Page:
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Yunus Emre Institute Shares Turkish Culture With Washington D.C. At The Annual Turkish Festival

Thousands Of Guests Visited The Yunus Emre Institute’s Booth At The Wharf

Washington D.C. - On October 3rd, The Yunus Emre Institute hosted a booth at the Turkish Festival on The Wharf. The event drew in several thousand guests to have a hands-on experience with Turkish culture including live dance performances, food vendors, music, and much more. The Yunus Emre Institute represented Turkish culture by welcoming guests with a stamped passport, a gift bag of souvenirs, information about language classes, and their option of fresh Turkish tea or coffee.

Thousands of guests gathered at The Wharf on a picturesque Sunday afternoon to celebrate all aspects of Turkish culture, which the Yunus Emre Institute was more than happy to engage with. This year, the Turkish festival had a special theme, which was the Aegean region of Turkey. The festival spanned the entire length of The Wharf with musical concerts and the delicious aroma of hot Turkish food permeating the air. Three stages hosted various dance performances like the Bilecik Spoon Dance, a Zeybek dance, and even a whirling dervish show.

The Yunus Emre Institute’s booth was located on the District Pier Stage, which was the main stage of the festival. As guests poured in, the Yunus Emre Institute was ready to welcome them on their trip to Turkey with a Turkish passport card and then a “Giriş” (enter) stamp upon entry as if they were entering through Turkey’s border customs. They were also welcomed with a complimentary gift bag that included two books, a “Merhaba” sticker, and a calligraphy card. Hospitality is a critically important piece of Turkish culture, which guests were able to experience immediately after being welcomed to the booth. After getting their entry stamp and gift bag, each guest was able to immerse themselves in Turkish culture and language with the Yunus Emre Institute. Guests learned about the importance of the Turkish language in engaging with Turkish people and their cultural values. Several guests enthusiastically signed up for the Fall semester of language classes, bought children’s Turkish language textbooks, and basic Turkish speaking guides.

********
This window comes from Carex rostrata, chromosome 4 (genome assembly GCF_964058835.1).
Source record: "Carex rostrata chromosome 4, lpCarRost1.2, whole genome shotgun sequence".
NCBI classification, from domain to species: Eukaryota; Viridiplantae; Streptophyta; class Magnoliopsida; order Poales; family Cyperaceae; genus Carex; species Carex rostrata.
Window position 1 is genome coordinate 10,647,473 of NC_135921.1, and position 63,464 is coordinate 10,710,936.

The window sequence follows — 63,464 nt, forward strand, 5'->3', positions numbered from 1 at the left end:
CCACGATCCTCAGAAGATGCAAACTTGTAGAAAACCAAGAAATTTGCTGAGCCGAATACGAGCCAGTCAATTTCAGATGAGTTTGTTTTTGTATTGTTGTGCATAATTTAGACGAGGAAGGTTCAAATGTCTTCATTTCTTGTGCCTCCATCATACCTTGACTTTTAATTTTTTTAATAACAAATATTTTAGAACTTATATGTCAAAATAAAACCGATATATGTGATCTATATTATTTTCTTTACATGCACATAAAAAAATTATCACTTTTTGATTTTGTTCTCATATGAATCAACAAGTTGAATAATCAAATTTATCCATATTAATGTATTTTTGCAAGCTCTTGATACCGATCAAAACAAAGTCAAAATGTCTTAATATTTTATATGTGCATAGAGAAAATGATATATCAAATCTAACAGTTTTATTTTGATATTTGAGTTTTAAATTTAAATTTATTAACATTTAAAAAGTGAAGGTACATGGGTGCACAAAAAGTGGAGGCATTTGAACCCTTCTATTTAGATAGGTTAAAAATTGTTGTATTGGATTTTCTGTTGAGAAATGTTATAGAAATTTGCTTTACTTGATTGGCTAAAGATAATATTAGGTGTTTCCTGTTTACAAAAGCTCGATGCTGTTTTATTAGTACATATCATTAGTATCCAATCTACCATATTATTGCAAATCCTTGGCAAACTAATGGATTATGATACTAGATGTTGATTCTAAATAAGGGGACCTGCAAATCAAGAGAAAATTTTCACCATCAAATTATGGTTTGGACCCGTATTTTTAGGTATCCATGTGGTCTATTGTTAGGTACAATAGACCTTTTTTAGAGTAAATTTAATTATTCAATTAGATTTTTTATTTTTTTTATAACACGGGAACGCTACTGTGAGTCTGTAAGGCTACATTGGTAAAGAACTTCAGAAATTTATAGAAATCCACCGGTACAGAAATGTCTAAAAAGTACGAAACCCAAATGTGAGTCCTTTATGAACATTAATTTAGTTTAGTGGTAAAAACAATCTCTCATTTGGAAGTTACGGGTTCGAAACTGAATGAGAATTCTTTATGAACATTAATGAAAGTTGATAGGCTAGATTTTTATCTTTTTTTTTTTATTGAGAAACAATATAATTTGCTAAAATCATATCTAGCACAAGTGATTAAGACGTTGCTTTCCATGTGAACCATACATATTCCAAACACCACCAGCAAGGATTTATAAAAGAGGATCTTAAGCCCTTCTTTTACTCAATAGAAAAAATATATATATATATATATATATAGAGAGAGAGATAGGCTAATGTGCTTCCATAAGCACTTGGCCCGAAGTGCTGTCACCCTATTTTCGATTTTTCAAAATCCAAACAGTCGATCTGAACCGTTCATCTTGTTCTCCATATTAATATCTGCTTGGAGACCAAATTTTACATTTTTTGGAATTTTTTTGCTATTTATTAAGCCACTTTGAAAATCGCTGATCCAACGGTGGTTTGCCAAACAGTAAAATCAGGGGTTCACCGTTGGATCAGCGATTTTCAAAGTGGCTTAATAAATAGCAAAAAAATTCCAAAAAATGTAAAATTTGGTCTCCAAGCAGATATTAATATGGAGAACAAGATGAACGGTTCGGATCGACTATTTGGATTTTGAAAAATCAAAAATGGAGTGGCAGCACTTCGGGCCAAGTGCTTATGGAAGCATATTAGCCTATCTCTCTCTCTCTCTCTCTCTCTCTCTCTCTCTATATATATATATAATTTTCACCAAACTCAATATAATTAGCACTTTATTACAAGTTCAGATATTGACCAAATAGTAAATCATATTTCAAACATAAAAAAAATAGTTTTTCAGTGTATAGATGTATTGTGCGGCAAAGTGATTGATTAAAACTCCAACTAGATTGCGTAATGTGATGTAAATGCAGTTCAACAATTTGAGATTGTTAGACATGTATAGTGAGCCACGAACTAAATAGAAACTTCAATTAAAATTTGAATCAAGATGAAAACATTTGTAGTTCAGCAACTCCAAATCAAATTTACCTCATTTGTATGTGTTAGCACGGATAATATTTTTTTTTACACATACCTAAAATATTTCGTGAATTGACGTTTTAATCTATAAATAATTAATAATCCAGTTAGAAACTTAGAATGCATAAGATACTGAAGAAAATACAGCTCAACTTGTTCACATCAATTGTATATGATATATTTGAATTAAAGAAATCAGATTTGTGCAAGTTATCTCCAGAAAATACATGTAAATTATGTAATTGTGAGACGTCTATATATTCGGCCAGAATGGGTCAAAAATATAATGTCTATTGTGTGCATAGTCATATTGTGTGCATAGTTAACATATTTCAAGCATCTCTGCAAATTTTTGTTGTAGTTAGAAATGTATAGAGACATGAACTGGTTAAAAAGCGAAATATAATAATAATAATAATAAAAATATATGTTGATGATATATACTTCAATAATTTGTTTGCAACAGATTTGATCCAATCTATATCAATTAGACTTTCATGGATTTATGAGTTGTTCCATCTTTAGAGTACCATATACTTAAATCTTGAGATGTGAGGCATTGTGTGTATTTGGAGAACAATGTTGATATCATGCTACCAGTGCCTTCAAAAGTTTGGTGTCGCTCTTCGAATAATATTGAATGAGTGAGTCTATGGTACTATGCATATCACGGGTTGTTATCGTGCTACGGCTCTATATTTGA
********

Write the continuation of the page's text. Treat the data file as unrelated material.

After getting their passport cards stamped at the entrance, guests were able to taste the one-of-a-kind charm of Turkey. They lined up for the immensely popular tea and coffee table in droves to get a taste of authentic Turkish coffee, known as kahve, and tea, known as çay. Once they received their cups of coffee and tea, many guests had questions for the Yunus Emre Institute staff about what kind of events and programs that the institute hosts. Numerous guests were enthusiastic about more cultural events in the future like concerts, art exhibitions, cooking lessons, and the institute’s hallmark Turkish Coffee Happy Hour program. After drinking their hot cups of tea and coffee, guests had their passports stamped with a “Çıkış” (exit) stamp to denote that they had completed a full cultural trip to Turkey.

Yunus Emre Institute is a Turkish cultural center located in Washington, D.C. and around the world. The institute hosts events and programs that educate the public about Turkey’s culture, history, and language. For more information about the institute’s mission or online programs, please email or follow @yeewdc on Twitter, Facebook, and Instagram.

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